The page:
This is likely to be indirect discrimination as it puts Mohammed at a disadvantage. But it will not be discrimination if his employer is able to justify the arrangement by showing that it is for a good reason, appropriate and necessary.


This is when someone is persecuted because of a protected characteristic. Harassment is defined as conduct that violates dignity or produces an unpleasant environment. For example, when an employer knowingly makes offensive comments about mental health within your earshot.


For example, Stanley has an eating disorder. Stanley’s manager knows he has an eating disorder and she makes offensive remarks in the office about how people with anorexia should just eat more food. She then jokes about wishing she was anorexic like Stanley so she could lose weight. This is harassment.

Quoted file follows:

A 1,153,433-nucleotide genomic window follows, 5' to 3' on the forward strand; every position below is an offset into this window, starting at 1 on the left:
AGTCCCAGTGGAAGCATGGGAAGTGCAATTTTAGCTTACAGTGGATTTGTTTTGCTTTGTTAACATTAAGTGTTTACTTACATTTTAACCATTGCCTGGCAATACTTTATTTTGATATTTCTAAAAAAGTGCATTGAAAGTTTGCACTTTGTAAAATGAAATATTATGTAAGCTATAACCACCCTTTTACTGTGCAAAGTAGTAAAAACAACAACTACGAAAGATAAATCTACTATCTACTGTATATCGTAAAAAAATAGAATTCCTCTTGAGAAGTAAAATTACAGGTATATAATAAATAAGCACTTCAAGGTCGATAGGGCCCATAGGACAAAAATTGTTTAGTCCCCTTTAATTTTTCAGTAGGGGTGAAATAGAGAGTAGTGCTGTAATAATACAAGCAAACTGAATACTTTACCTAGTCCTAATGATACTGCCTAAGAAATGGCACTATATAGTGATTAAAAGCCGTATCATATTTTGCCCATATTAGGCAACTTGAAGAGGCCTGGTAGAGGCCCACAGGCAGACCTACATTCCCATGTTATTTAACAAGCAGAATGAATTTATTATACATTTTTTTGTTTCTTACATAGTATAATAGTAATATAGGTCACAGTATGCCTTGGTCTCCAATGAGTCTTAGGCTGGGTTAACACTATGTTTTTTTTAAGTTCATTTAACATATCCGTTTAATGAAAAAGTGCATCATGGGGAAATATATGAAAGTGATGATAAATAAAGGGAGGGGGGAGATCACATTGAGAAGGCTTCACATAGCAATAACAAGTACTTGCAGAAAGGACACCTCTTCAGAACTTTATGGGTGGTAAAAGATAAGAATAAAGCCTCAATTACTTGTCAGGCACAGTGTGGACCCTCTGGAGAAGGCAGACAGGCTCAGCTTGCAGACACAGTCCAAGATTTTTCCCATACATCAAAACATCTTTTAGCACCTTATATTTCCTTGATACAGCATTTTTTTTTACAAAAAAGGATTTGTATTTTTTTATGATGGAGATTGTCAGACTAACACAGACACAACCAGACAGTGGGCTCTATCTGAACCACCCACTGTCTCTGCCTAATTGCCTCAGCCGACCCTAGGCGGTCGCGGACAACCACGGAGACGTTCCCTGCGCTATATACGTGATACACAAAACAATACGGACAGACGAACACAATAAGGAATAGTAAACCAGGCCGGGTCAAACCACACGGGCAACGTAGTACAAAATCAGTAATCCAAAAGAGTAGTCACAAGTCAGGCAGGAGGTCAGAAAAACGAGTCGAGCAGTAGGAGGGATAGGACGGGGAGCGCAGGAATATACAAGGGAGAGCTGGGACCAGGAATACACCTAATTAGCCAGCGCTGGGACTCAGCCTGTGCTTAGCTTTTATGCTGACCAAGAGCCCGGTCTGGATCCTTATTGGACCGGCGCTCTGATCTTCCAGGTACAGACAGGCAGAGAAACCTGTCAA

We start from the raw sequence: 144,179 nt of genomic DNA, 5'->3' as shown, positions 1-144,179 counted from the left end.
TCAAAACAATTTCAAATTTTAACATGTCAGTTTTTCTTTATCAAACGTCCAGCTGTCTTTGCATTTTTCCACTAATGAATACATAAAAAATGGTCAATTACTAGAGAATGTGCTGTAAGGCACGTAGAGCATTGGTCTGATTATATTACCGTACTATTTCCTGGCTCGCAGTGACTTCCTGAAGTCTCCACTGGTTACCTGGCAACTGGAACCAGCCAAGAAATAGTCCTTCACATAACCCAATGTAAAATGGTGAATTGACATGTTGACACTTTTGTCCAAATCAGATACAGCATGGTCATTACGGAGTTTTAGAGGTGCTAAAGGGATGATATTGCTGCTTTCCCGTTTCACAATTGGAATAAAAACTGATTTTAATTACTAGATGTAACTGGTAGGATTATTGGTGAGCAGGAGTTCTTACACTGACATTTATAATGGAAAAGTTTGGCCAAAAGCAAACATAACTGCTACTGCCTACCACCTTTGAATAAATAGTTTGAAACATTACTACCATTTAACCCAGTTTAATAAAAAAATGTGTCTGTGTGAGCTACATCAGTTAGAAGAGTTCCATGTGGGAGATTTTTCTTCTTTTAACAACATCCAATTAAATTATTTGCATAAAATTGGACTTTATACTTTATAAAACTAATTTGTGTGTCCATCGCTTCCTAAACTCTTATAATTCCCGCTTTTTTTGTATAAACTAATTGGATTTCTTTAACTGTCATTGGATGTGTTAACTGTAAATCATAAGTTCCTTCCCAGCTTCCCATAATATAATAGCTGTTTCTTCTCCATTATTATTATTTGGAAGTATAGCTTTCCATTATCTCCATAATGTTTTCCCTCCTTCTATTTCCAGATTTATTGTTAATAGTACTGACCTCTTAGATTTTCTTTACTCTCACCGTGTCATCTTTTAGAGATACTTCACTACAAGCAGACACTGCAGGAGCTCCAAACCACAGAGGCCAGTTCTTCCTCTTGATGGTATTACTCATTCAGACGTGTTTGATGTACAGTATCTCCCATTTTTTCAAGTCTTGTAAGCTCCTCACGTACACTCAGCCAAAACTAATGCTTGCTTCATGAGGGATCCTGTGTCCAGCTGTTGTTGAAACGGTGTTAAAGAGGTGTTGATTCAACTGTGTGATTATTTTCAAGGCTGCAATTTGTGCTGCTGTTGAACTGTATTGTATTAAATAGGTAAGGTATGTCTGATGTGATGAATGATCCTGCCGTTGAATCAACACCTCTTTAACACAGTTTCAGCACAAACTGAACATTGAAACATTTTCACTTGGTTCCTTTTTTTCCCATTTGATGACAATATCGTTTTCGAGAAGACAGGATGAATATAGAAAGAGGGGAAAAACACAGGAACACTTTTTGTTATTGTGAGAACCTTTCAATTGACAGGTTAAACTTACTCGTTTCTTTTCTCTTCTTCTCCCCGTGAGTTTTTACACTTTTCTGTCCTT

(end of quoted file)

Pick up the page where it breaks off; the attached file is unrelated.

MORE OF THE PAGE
This is the mistreatment of a person as a result of them making a complaint about discrimination or harassment. 

For example, Jibin’s colleague has bipolar disorder. Jibin supports her colleague to complain to their employer about disability discrimination. After this, Jibin’s manager refuses her promotion on the basis that her loyalty to the company is in question. 

Discrimination by association 

Workplace discrimination against someone because of their relationship with a protected individual is known as ‘discrimination by association’. 

In the ‘Coleman v Attridge Law’ case in 2008, a mother successfully claimed suit for associated discrimination. She had a disabled child and required flexible working hours. However, she was unlawfully dismissed and refused the same flexible hours as parents whose children were not disabled. This was discrimination by association in the workplace.

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How To Challenge Discrimination in the Workplace